Now we were hungry so we stopped at a Subway for lunch and then spent the rest of the afternoon window-shopping and exploring downtown. After a late snack at Pie Face (a popular franchise that sells all kinds of individual pastries like steak and mushroom pie, sausage rolls, and the like), we headed back to our room. It surprised me that there were no welcome signs for racers and nobody seemed to be aware that a series of races was taking place this weekend at all. But no matter – tomorrow we would check out the City Botanic Gardens where the races where supposed to start and finish and we would be able to get a better feel for the area.

On Saturday we slept late and then walked to a nearby restaurant for breakfast (‘brekkie’ in Australian). While we were eating, the hostess came running into the dining area shouting ‘Is there a doctor in the house? We need a doctor?” One of the guests rose and followed her into the kitchen. Later I asked her what happened and the person was doing. It turns out that one of the cooks had a seizure but was doing fine now. Nothing like a little excitement with our morning meal!

After eating, we walked to the start line of the race, or at least where we thought it might be. There were no tents or any kinds of race activity so we had to guess the actual location. I did see a few ‘street closing’ signs. I stopped at the information kiosk to ask for help and the lady at the booth had no knowledge about the race at all. Still, despite the lack of publicity and hoopla, I was sure that on race morning there would be lots of runners and excitement. We spent the rest of the day browsing the shops, buying some souvenirs, taking photos, and people-watching. For dinner, we had a tasty lunch at the hotel bar where I tried the Asian steamer basket with fish cakes, dim sum, wonton, and steamed dumplings. Then I tried, not too successfully, to relax.

On Sunday morning, we left the hotel at 5 am for the 20 minute walk to the gardens. Now we saw other racers moving swiftly along with us to the starting line. Porta potties were lined up on the street outside the gardens but it was a real plus to be able to use the real toilets in the park itself. Gradually people began to siphon into the loosely-defined corrals along the street in front of the start line arch. I positioned myself at the very back and waited. Suddenly I saw a person I recognized – it was Esther, a runner from Brisbane who had flown with us to Ayers Rock to do the Outback race. We chatted a bit and then once again I took my place in the rear.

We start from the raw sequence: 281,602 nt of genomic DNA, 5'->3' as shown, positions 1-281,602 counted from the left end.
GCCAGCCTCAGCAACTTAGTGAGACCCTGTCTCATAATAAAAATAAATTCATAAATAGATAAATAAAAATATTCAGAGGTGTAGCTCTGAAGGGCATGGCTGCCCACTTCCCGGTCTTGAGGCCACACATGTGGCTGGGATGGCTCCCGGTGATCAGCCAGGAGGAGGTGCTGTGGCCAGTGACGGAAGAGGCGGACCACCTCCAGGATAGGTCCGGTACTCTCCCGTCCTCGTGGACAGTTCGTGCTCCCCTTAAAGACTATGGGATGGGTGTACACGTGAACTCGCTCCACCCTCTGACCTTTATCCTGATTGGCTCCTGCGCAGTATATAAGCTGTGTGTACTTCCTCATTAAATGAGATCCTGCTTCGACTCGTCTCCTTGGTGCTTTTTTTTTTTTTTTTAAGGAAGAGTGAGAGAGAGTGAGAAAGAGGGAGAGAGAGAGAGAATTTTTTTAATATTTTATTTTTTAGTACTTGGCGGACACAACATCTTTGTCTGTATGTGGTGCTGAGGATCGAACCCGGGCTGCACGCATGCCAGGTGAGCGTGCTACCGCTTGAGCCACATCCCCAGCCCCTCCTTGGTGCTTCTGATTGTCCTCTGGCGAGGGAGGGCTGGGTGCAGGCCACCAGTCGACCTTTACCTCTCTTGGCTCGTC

Promptly at 6 am, the race began. The first 21kilometers were relatively uneventful. Kilometers 1 through 6 were on city streets and at one point we passed right by the Marriott where my husband popped out to cheer me on and take a few pictures. I was one of the very last racers, surrounded by about 5 or 6 half marathoners (half marathoners had different colored bibs so they were easy to spot). That was okay – I was resigned that I might be last, or close to last and, as long as I didn’t get lost and could make the 6 hour limit, I would be happy. I carried a copy of the course map in my back pocket just in case. It turned out to be very useful.

After kilometer 6, we passed by Kangaroo Point (no real kangaroos, there, darn) and onto a bike path that followed the river. We crossed a couple of bridges and made several out-and-back loops and as long as I was with the much larger group of half marathoners I never had to worry about getting lost. However, at kilometer 21, the half marathoners headed towards the finish line while the full marathoners (just me at that point) were turned onto another byway and sent over the Goodwill Bridge. The rest of the race is pretty much a blur to me. I know that from kilometer 22 to 35, I was dead last. A policeman on a motorcycle followed me for kilometers 22 to 32 and, although he never said a word to me, kept telling the volunteers and course marshals as I passed by that I was the last runner. This began to get annoying, especially since he never actually acknowledged me at all. I did realize that as long as I had a police escort I wouldn’t get lost!